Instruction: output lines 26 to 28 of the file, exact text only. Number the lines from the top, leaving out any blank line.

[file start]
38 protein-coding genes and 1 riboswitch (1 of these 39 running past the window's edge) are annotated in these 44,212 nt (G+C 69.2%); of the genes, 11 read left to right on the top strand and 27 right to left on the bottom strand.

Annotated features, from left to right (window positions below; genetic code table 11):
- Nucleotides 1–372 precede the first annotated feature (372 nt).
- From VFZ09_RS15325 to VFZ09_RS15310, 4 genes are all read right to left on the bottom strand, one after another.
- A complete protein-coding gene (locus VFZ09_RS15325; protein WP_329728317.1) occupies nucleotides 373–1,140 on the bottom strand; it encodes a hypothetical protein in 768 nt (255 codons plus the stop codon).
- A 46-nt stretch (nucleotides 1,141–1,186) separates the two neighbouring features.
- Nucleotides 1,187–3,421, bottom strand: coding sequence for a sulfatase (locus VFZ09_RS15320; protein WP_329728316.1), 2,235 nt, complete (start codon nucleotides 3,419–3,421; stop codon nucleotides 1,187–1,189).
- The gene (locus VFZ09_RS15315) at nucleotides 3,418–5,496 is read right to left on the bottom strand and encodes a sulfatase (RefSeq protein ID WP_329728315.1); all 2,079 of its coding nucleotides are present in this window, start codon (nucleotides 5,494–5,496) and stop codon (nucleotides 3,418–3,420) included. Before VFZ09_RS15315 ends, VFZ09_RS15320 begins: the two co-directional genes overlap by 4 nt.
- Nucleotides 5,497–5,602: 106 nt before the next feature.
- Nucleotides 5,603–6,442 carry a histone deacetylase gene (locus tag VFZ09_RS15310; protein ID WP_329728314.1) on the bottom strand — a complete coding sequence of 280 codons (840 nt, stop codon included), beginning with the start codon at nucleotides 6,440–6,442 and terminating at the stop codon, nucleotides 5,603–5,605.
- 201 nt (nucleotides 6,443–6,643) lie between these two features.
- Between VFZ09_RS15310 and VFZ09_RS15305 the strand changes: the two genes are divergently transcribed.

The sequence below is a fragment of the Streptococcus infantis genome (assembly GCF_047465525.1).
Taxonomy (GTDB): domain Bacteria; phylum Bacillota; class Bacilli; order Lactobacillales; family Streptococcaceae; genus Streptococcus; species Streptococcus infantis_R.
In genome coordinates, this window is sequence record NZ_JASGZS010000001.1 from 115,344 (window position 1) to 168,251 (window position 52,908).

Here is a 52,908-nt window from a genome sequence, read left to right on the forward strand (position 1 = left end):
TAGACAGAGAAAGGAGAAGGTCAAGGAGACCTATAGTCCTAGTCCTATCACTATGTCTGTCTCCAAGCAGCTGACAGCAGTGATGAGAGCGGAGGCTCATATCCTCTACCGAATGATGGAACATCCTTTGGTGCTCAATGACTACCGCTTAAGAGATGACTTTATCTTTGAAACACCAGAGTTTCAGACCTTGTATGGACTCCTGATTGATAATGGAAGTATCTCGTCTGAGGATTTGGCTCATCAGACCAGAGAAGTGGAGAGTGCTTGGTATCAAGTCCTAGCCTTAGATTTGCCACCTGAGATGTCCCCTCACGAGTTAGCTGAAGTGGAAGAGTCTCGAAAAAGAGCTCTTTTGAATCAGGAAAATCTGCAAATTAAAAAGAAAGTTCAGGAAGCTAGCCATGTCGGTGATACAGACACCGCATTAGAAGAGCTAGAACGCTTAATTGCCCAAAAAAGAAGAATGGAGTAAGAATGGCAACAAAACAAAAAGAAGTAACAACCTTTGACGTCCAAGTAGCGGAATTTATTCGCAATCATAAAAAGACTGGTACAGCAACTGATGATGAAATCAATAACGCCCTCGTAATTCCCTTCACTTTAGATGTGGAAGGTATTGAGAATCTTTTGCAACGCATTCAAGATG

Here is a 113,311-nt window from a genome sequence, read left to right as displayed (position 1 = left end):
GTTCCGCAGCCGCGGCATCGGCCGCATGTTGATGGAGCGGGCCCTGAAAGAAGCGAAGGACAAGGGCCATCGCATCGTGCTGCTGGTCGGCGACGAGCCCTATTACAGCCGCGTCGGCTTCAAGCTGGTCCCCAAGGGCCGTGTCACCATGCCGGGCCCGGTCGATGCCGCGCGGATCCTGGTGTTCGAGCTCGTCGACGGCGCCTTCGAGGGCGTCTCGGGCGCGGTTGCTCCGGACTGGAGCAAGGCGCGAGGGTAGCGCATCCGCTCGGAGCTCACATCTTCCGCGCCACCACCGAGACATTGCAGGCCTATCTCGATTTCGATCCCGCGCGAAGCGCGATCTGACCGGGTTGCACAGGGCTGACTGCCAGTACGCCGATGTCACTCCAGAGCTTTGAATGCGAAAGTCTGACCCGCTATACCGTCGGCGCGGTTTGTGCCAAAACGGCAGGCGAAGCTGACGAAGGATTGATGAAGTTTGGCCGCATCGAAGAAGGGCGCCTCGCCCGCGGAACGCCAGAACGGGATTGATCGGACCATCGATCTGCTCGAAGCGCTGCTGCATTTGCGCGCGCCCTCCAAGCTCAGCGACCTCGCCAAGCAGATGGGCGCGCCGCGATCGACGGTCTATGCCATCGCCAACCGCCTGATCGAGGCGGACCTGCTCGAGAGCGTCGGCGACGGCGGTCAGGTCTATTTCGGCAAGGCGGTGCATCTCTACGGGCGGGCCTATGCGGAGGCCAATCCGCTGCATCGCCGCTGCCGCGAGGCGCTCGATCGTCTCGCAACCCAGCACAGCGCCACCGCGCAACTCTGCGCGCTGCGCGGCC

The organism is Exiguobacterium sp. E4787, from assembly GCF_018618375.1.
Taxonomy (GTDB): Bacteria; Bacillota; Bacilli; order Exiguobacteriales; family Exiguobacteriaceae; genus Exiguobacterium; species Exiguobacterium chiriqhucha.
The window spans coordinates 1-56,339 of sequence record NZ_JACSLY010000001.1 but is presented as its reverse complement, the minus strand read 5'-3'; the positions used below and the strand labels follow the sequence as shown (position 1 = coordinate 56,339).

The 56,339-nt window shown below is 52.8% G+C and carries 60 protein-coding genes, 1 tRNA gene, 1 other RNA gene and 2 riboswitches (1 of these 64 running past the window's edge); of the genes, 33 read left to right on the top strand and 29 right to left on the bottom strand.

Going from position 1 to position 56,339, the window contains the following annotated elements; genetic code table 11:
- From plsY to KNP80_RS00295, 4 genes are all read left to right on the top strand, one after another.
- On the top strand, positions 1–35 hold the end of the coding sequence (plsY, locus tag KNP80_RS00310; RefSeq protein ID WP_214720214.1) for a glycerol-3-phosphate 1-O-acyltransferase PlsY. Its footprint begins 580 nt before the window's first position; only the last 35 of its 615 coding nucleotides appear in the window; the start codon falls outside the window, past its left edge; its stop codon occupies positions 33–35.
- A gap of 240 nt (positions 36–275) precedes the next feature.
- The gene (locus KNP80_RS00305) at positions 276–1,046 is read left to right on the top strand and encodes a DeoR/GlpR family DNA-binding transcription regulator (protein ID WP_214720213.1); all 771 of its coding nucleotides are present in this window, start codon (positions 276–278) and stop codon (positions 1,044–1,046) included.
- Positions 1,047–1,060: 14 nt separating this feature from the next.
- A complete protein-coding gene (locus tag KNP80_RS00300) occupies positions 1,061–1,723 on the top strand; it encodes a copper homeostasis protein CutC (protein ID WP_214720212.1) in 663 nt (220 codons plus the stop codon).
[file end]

- On the top strand, positions 1–35 hold the end of the coding sequence (plsY, locus tag KNP80_RS00310; RefSeq protein ID WP_214720214.1) for a glycerol-3-phosphate 1-O-acyltransferase PlsY. Its footprint begins 580 nt before the window's first position; only the last 35 of its 615 coding nucleotides appear in the window; the start codon falls outside the window, past its left edge; its stop codon occupies positions 33–35.
- A gap of 240 nt (positions 36–275) precedes the next feature.
- The gene (locus KNP80_RS00305) at positions 276–1,046 is read left to right on the top strand and encodes a DeoR/GlpR family DNA-binding transcription regulator (protein ID WP_214720213.1); all 771 of its coding nucleotides are present in this window, start codon (positions 276–278) and stop codon (positions 1,044–1,046) included.